Author Philip Pullman once said that if demons (the animal embodiment of a person’s inner self) were real, his would be a magpie – since they choose shiny things without distinguishing between “a diamond ring and a bit of kitkat wrapping”. The idea is an intriguing metaphor for seeing value in more than just monetary terms. Yet, just because we compromise the birds’ environment with our debris, should we rely on them to pick it up?
A new project in Sweden suggests hooded crows could do just that. In recent weeks, an initiative called “Corvid Cleaning” has received considerable media attention after a video emerged from a bird dropping a fake cigarette butt into a waste collection device. The device then rewards the creatures by releasing food.
Its founder, Christian Günther-Hanssen, explains about the initiative website that he hadn’t expected it to receive so much coverage at this early stage – but hopes the ‘bird box’ will soon be rolled out in a pilot project. If the program is picked up and expanded nationwide, it could lead to savings of at least 75% in waste collection costs, he said. estimates.
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This is not the first attempt of its kind. This month, a similar experiment by Swedish father-son team Tomas and Olof Morsing also made the newslocal magpies depositing more than 5,000 pieces of waste in 10 months.
Some people responded to the projects with skepticism, pointing out their lack of formal scientific basis and how previous attempts yielded nothing. But whatever the future prospects of the idea, the level of online interest itself raises questions. If it is possible to train birds to collect litter on a large scale, should it be encouraged? And at what point does not doing enough to benefit nature slip too far in the other direction, becoming an arrogant intervention that does too much?
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Much of our modern existence relies on the questionable and sometimes cruel treatment of incarcerated animals, from factory farming to animal testing. Yet, while legal protections exist to promote the welfare of these creatures, there is no equivalent for their wilder counterparts.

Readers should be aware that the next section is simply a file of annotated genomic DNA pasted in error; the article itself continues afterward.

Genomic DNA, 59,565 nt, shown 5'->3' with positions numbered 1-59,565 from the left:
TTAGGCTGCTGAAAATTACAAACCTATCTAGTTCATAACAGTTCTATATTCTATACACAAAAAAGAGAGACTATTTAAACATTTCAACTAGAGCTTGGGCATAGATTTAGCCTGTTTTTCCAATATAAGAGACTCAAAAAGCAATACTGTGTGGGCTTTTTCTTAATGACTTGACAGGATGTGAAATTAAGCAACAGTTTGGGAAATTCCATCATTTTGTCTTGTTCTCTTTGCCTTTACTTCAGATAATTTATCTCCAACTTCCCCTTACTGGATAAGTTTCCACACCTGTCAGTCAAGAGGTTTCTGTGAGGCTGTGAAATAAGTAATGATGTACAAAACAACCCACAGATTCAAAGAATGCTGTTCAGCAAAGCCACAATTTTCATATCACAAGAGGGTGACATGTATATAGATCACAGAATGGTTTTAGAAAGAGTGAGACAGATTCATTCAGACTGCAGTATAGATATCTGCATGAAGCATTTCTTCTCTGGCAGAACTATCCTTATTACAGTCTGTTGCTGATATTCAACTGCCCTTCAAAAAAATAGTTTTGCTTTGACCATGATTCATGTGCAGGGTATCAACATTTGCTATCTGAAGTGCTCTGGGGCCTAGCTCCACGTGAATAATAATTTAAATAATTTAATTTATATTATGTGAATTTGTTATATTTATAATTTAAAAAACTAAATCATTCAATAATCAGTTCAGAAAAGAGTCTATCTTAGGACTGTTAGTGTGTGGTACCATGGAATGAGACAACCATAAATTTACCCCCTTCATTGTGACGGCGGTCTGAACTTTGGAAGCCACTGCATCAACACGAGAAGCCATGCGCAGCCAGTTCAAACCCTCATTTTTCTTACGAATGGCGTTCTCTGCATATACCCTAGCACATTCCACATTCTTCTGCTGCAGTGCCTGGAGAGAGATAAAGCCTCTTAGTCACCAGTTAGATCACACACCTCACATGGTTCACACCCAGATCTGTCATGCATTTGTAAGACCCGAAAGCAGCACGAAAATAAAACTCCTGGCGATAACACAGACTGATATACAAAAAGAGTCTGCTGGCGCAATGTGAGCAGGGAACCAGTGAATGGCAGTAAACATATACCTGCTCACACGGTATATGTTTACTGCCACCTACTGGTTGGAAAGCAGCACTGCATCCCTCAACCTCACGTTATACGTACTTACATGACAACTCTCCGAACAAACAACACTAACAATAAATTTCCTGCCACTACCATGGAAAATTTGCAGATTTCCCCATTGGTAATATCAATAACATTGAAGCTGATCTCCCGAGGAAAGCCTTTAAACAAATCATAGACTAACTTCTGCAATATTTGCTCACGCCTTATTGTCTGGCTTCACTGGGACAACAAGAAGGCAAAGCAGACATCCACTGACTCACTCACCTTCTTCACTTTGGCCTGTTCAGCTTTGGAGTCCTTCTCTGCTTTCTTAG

Behind the surge of online interest in stories of bird waste collection, there may be a growing recognition that humanity’s duty of care needs updating. Animal welfare scientist Lisa Riley of the University of Winchester suggests that humans have encroached so much on natural habitats that the gap between wild and non-wild is becoming increasingly thin: “When human activity has caused a wild animal to suffer, that suffering has moral significance for us. […] and we should take the next logical step in protecting affected animals.
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The philosopher Kyle Johannsen and author of Wildlife Ethics, accept. “While natural states of affairs are certainly better than unnatural states of affairs produced by botched interventions, interventions that are careful, respectful and benevolent promise to improve the lives of animals and/or humans,” he said. he declared to new statesman. “In fact, wild animals have a lot to gain from well-intentioned interventions.”
In the case of would-be bird waste collectors, Riley and Johannsen see the promise. As long as training processes do not use coercion (which would be oppressive) and do not compromise bird health through proximity to hazardous substances (which would be exploitation), such programs could produce a good mutual.
But they also call for caution. Evidence-based research on the side effects of such a mechanism would be needed; from the need to regularly clean gear to the study of what happens if the birds become too dependent on the food source.
Along the same lines, like Cameron Meyer Shorb of Wild Animal Initiative points out, even well-intentioned interventions do not necessarily remove the underlying struggle to thrive: “More food per bird means more surviving birds, but more surviving birds ultimately means less food per bird.” Meanwhile, ripple effects on the ecological network must also be considered, with an increase in the crow population potentially wreaking havoc on smaller species.
To date, most conservation-focused wildlife training has focused on behaviors that promote distance from humans – from chimpanzees who are taught to scream when poachers approach, to polar bears who are encouraged to stay away from trash cans.
Yet perhaps what matters most, the three experts suggest, is that humanity stops turning its back on wildlife. It means both doing more to right the wrongs and finding opportunities to replace the bad with the good.
This change could involve helping creatures learn new behaviors, but also adapting our own. “It’s amazing what wild animals can be trained to do, but that doesn’t mean we should,” Riley says. “Maybe we should train people to put their cigarettes in the trash.”
[See also: Why rewilding isn’t just for toffs]